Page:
If an 8 percent preferred stock dividend wasn’t enough of a perk for Buffett, Occidental Petroleum has started repurchasing its own stock. Through August 1, 2022, the corporation retired more than 18 million shares for a cost of $1.1 billion.

4. Berkshire Hathaway

The fourth investment that Warren Buffett won’t quit purchasing is his own business! The share repurchase policies of Berkshire Hathaway were rather simple prior to July 17, 2018. Berkshire Hathaway’s book value had to be 120 percent or less for Warren Buffett and his right-hand man Charlie Munger to repurchase shares (i.e., no higher than 20 percent above book value). The Oracle of Omaha’s stock never reached this level between mid-2012 and mid-2018.

July 17, 2018, the board of directors of Berkshire Hathaway changed the buyback policy to two straightforward guidelines. Buybacks are permitted without a cap if Berkshire Hathaway has at least $30 billion in cash and U.S. Treasuries on its balance sheet and Warren Buffett and Charlie Munger concur that the stock price is far below the company’s intrinsic value. More than $61 billion worth of Berkshire’s Class A and B shares have been repurchased since mid-2018 with the approval of Buffett and Munger, including $3.11 billion in the first quarter of 2022.

Repurchasing shares of stock can boost a company’s earnings per share in conjunction with flat or increasing net income by reducing the number of outstanding shares. Theoretically, a continuing share repurchase program might improve a company’s intrinsic appeal to Wall Street and investors.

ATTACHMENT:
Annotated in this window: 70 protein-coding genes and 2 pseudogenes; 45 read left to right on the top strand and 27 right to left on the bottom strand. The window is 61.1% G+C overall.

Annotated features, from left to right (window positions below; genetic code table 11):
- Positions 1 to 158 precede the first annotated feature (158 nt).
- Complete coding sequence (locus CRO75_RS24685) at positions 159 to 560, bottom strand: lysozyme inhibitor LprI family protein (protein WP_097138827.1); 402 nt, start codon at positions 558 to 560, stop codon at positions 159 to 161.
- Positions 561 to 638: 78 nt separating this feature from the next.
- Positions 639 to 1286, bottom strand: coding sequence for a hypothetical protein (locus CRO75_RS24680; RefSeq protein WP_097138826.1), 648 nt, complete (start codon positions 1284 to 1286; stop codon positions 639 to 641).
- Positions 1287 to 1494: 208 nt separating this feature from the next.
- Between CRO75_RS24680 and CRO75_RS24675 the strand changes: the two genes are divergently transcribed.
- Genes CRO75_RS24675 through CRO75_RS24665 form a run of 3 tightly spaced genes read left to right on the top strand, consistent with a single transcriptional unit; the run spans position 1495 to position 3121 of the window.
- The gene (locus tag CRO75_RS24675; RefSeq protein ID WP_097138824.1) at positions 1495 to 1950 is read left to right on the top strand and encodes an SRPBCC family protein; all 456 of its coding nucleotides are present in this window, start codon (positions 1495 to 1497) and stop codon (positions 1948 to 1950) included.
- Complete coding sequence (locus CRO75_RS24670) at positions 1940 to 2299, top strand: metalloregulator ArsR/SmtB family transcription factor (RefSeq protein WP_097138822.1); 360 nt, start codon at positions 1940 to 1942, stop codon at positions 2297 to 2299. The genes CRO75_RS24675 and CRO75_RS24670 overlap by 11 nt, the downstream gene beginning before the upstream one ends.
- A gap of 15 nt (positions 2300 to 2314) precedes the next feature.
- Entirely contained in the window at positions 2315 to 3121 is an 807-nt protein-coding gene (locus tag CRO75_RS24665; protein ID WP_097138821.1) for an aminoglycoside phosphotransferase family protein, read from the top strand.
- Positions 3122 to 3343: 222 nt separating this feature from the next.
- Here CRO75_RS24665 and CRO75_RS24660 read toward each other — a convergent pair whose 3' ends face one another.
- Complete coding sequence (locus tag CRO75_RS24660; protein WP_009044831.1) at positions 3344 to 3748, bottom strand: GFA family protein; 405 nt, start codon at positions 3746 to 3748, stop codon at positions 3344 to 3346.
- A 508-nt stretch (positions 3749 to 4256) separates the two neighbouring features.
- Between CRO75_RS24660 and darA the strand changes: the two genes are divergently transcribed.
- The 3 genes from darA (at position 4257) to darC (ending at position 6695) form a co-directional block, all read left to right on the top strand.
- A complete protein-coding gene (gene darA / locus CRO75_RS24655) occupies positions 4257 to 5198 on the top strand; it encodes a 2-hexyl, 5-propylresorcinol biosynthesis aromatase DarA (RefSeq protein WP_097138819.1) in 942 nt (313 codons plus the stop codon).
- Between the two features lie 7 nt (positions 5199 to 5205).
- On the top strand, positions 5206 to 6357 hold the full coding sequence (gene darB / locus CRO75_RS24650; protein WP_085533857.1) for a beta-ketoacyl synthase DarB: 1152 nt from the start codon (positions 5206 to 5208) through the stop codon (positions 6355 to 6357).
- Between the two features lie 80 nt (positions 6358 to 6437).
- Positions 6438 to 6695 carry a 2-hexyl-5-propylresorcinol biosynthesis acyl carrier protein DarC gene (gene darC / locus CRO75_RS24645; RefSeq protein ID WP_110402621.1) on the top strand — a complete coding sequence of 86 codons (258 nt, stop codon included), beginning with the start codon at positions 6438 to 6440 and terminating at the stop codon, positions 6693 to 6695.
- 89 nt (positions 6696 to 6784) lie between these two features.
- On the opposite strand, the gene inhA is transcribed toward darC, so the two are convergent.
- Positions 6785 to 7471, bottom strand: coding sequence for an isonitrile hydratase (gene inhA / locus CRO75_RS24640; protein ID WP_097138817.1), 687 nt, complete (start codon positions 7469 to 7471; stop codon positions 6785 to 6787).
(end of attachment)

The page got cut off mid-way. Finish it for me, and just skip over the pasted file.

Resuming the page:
Worst Stock Companies That Warren Invested In

  • Liberty Latin America (NASD:LILA) -66%
  • RH (NYSE:RH) -64%
  • NU Holdings (NYSE:NU) -62%
  • Snowflake (NYSE:SNOW) -59%

Because of Buffett’s fame and the fact that the conglomerate’s several operating units in Omaha, Nebraska frequently produce outcomes that match broader economic trends, investors pay close attention to Berkshire.

These entities include reliable revenue generators like its name-brand energy company, a number of industrial firms, and well-known US consumer brands like Duracell and Fruit of the Loom. According to Cathy Seifert, a CFRA Research analyst with a “hold” rating on Berkshire, “Berkshire is a microcosm of the larger economy.” While many businesses are benefiting from increased demand, they are not exempt from inflation-driven increases in input costs.


According to Berkshire, “major disruptions of supply chains and greater costs have persisted” as a result of the emergence of new Covid-19 versions and geopolitical events, such as Russia’s invasion of Ukraine. But despite greater expenses for supplies, shipping, and labor, it claimed that direct losses had not been particularly significant.

Even if Berkshire makes no purchases or sales, accounting regulations oblige the company to include the losses in its results.
Although, Warren Buffet’s Berkshire loses $44 billion. Buffett advises investors to disregard the volatility because if stock prices grow over time, Berkshire will profit.